Relative dating of a fossil
The Law of Superposition, which states that older layers will be deeper in a site than more recent layers, was the summary outcome of 'relative datin g' as observed in geology from the 17th century to the early 20th century.
The only disturbance that the layers experience is bioturbation, in which animals and/or plants move things in the layers.
The principle of inclusions and components explains that, with sedimentary rocks, if inclusions (or clasts) are found in a formation, then the inclusions must be older than the formation that contains them.
For example, in sedimentary rocks, it is common for gravel from an older formation to be ripped up and included in a newer layer.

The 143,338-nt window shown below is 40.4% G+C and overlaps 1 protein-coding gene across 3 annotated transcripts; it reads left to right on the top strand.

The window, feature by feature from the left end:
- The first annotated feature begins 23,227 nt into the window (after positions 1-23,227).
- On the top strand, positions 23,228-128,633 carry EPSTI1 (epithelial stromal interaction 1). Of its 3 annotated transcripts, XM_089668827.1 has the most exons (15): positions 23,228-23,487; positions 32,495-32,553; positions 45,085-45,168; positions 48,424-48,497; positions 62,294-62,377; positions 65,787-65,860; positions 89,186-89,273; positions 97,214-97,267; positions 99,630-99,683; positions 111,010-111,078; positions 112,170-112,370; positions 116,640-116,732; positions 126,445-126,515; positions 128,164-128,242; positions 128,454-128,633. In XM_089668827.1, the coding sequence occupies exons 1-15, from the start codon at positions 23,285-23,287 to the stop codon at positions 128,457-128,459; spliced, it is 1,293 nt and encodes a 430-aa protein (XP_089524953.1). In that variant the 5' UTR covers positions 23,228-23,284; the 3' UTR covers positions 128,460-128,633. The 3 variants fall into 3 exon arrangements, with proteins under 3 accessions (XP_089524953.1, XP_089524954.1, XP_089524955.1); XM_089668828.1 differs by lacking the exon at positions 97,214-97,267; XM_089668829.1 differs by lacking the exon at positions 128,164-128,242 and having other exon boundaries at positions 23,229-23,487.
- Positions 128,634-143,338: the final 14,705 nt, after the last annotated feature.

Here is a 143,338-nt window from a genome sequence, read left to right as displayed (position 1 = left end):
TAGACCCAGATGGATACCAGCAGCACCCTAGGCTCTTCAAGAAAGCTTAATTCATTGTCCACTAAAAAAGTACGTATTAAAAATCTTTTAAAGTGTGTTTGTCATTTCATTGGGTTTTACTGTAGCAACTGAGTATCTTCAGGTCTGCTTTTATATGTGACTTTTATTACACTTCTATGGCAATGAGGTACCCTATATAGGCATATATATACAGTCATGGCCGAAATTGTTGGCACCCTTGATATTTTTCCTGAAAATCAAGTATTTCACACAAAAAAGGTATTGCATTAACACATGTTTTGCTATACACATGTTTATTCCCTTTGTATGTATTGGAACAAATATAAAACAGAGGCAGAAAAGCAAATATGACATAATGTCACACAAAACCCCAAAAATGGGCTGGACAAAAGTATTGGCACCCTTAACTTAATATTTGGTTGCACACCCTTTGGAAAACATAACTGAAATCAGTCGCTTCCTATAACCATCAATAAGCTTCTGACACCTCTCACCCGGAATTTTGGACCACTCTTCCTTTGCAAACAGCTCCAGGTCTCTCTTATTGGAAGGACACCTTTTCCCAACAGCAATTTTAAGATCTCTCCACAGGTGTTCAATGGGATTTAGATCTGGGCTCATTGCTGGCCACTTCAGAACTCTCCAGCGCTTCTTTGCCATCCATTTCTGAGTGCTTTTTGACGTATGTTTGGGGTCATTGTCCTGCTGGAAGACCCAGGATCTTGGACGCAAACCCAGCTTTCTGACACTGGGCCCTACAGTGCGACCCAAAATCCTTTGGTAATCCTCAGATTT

Observation of modern marine and non-marine sediments in a wide variety of environments supports this generalization (although cross-bedding is inclined, the overall orientation of cross-bedded units is horizontal).
The law of superposition states that a sedimentary rock layer in a tectonically undisturbed sequence is younger than the one beneath it and older than the one above it.